It is important for us to consider where we are coming from when we communicate with other people.
For example, imagine a supervisor having a conversation with a worker. The worker has made a mistake that the supervisor needs to address. The supervisor starts the conversation by telling the worker that they noticed the mistake and wanted to discuss it with them.
Now think about where that conversation could go. Think about the words that will be said and the tone of the conversation. It can go two directions and the lens the supervisor wears to view the worker dictates what direction the conversation will go.
The first direction is from a supervisor that believes people are a problem that they are paid to deal with. These supervisors believe that it is their job to keep people in line and to admonish them for the mistakes they’ll make because they’re careless and just don’t try hard enough. These supervisors love the power that comes with the position and is a firm believer in the mantra “you better do as I say.”
The second direction is from a supervisor that believes people are the biggest resource the company has. They believe the greatest benefit a company gains from employees is flexibility and adaptability. These supervisors believe it is their responsibility to develop a culture where people feel like they can contribute to the overall success of the company. They believe people are not problems, but rather hold the solutions to issues the company has to deal with. This type of supervisor doesn’t crave power, but loves the feelings they get from having a trusting, open team. They firmly believe that everyone deserves an equal level of respect.
The same words can come from both supervisors, but those words will be taken in completely different ways. Both supervisors could also formally discipline the worker. However, the message, even with the same words and the same outcome can be taken completely different by the worker based merely on where the supervisor is coming from and the motivation behind their communication.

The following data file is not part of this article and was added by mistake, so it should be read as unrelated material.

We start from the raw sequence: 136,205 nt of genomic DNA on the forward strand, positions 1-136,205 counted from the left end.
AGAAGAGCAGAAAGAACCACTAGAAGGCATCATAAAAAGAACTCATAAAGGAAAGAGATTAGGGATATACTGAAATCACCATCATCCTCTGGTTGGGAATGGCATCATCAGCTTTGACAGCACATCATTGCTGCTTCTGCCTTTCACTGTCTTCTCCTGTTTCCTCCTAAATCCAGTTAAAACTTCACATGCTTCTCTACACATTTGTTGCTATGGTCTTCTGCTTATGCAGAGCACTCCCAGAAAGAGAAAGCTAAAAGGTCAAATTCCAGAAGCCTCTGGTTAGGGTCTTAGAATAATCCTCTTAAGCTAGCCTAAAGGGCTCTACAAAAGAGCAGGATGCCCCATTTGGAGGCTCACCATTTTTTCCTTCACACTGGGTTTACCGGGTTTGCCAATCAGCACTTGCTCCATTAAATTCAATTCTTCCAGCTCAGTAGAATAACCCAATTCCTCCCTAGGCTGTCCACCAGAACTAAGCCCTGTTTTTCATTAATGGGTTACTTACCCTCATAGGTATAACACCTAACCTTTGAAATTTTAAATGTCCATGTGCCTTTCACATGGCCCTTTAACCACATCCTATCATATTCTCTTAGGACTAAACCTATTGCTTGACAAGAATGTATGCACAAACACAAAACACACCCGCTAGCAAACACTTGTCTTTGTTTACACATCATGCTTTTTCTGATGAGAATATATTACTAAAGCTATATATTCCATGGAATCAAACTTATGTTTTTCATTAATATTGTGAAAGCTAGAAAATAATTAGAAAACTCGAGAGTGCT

It matters what is driving the supervisor’s behavior. If they come from a place of power where they view the worker as a problem they need to deal with, this can have a negative impact on the organization. If they come from a place where they believe the worker is a valuable resource and member of their team, they can have a positive impact on the organization.
Conversations move in either a positive or negative direction. We get to choose which direction our conversations go. We get to choose which lens we wear when viewing other people.
Let’s communicate so people see themselves as part of the in-group. Let’s communicate in a way that helps people get esteem and a sense of belonging from being a part of our team.
We have the opportunity to build trust and cohesion during every conversation. If we are kind and respectful, we can move our organizations in a positive direction, build positive environments, and create positive work experiences.
For more, please listen to Crucial Chat: Communicating from the Right Place. It Matters. from The Crucial Talks Podcast